HORTICULTURAL SOCIETY OF LONDON
Transactions of the Horticultural Society of London ... [Bound with:] Transactions ... Second Series
London: W. Bulmer & Co. [and others], 1820-1830 [first series]; 1835-1848 [second series]. 10 volumes (first series: vols. I-VII; second series: vols. I-III [all published], 4to (11 3/4 x 9 inches). Seven engraved titles, 175 plates, including 91 hand-coloured engraved plates, after Hooker, Withers, Drake, Barbara Cotton, C.J. Robertson, Lady Broughton and others, engraved by W. Say, W. Clark and others, 9 folding plates, numerous illustrations. Uncut. (Minor foxing and browning).
Expertly bound to style in half green straight grain morocco and period marbled paper covered boards, spines with raised bands in six compartments, lettered in the second and fourth, the others with a repeat decoration in gilt
Provenance: Dr. Edward Scudamore (1778-1850, ink signatures); Arnold Arboretum (ink stamp on endpaper)
A rare complete run of the most important British pomological and botanical journal of its day, and a showcase for the talents of some of the greatest botanical artists working in Britain at the time.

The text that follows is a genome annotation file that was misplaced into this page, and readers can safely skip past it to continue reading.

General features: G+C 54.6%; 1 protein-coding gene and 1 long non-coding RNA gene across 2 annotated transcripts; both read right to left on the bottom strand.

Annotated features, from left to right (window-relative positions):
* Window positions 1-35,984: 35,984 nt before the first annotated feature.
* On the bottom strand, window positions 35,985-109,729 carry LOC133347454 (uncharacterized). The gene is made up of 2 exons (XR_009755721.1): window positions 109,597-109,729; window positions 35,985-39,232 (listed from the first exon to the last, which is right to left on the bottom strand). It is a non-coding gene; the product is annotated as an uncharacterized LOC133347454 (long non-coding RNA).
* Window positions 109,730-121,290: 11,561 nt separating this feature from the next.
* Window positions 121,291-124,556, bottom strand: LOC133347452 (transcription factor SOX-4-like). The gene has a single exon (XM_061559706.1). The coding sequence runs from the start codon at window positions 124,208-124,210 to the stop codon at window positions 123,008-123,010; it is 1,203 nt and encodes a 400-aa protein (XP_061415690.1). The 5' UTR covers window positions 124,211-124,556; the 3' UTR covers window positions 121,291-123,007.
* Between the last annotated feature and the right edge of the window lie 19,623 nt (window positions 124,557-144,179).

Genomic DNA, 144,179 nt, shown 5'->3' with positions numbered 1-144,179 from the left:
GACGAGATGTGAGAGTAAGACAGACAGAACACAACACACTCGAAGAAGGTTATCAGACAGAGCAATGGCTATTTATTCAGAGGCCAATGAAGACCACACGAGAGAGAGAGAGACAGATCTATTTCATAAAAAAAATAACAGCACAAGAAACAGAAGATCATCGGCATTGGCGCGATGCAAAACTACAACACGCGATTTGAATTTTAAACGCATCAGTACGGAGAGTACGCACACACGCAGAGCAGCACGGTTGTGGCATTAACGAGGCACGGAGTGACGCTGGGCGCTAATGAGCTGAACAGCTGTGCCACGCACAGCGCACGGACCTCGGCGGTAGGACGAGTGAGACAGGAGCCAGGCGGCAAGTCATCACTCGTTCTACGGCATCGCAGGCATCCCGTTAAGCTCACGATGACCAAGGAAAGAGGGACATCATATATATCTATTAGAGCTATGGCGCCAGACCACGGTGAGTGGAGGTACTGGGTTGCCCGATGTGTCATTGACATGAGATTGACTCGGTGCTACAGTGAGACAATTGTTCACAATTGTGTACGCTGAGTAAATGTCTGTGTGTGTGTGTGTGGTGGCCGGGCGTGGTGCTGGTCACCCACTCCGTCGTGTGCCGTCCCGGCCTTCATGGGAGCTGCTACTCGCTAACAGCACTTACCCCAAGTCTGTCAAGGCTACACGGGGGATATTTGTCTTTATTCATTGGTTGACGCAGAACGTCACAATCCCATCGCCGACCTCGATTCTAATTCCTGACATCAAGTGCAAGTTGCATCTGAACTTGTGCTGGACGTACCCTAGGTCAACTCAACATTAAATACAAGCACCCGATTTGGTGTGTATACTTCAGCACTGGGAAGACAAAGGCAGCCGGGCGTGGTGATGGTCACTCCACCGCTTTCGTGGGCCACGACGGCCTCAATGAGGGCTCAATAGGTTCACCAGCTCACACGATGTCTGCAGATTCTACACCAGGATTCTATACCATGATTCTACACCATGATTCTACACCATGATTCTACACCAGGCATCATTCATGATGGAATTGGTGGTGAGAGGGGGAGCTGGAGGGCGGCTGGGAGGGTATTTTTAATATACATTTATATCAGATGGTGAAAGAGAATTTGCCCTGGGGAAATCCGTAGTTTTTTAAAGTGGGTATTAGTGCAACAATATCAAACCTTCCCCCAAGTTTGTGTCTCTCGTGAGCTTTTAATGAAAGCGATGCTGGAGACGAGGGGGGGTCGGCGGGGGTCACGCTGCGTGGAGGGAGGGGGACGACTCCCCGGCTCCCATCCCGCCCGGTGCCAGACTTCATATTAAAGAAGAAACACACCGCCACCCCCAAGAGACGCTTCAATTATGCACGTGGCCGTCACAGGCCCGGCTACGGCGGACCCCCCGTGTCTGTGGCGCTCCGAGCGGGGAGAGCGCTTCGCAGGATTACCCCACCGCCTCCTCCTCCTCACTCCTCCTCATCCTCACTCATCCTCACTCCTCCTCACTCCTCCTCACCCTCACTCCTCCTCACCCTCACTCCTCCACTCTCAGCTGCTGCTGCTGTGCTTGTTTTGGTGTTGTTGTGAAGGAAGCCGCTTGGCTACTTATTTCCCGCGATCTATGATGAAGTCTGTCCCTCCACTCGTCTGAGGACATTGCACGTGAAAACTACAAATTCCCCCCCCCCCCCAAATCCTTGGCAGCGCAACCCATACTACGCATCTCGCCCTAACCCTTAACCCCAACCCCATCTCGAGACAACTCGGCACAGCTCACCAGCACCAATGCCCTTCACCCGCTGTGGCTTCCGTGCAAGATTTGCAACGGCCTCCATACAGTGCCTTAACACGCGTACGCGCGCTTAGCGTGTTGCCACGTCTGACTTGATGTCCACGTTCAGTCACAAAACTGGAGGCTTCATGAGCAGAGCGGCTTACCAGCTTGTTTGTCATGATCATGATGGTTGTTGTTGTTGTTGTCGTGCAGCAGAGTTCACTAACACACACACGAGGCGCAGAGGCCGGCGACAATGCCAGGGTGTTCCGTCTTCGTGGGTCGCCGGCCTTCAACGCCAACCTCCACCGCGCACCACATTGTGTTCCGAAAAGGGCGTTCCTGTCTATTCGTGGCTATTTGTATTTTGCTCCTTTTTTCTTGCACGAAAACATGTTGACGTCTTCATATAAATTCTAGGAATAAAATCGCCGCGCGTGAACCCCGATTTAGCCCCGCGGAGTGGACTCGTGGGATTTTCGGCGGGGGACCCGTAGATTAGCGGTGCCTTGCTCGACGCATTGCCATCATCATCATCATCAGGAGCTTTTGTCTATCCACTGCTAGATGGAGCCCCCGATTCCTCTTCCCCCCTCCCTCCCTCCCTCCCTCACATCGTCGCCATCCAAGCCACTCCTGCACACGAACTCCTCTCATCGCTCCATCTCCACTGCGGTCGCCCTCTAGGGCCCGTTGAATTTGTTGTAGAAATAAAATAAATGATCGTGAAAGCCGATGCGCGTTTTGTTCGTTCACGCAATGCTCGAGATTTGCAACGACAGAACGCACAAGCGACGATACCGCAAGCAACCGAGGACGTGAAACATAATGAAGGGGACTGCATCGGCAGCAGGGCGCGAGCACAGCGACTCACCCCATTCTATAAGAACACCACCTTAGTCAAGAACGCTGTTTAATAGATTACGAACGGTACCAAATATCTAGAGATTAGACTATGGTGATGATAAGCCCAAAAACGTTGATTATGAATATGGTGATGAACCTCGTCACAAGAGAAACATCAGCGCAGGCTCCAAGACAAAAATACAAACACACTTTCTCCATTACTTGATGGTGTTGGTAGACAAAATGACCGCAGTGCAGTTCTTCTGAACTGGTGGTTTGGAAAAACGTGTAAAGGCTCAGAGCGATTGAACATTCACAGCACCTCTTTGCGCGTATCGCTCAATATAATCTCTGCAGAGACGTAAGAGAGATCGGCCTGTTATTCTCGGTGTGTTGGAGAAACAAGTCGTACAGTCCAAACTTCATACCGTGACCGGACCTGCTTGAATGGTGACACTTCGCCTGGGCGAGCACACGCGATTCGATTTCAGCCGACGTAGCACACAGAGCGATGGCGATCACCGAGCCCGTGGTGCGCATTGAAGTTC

The Horticultural Society of London was founded by Sir Joseph Banks, John Wedgwood and others in 1804 and become The Royal Horticultural Society in 1861. The Transactions, the leading horticultural journal of its time, contain valuable contributions on fruits and vegetables, particularly peaches, strawberries, apricots, cherries and gooseberries by T. A. Knight, George Lindley, James Barnet, and Robert Thompson, and others.
William Hooker (no relation to Sir William) served as botanical artist to the Horticultural Society (now the Royal Horticultural Society) from 1812 until he retired in 1820. The present work includes a good selection of plates taken from his fruit paintings which, according to Blunt and Stearn, reveal him to have been "one of the greatest pomological artists of all time" (The Art of Botanical Illustration, p. 233). There are also some excellent examples of the work of Sarah Drake (including a particularly fine folding plate of the orchid Cattleya guttata) and Augusta Withers (the luminous quality of the fruit in the Ickworth Imperatrice Plum plate is remarkable), who combined their talents to such memorable effect in James Bateman's Orchidaceae of Mexico and Guatemala (London: 1837-1843)
As usual, this set a mixed edition: vols. 1-2, third edition; vol. 3, second edition; vols. 4-7 and second series vols 1-3, first edition. Unusually, this set is uncut, with deckle edges. As many of the plates are printed close to the sheet edge, sets of the Transactions are often found with the plates trimmed into the subject; a fault not found in this uncut set. Complete sets of both the first and second series and complete with all the plates are seldom encountered.
Dunthorne 142; Great Flower Books (1990) p. 160; Nissen BBI 2387.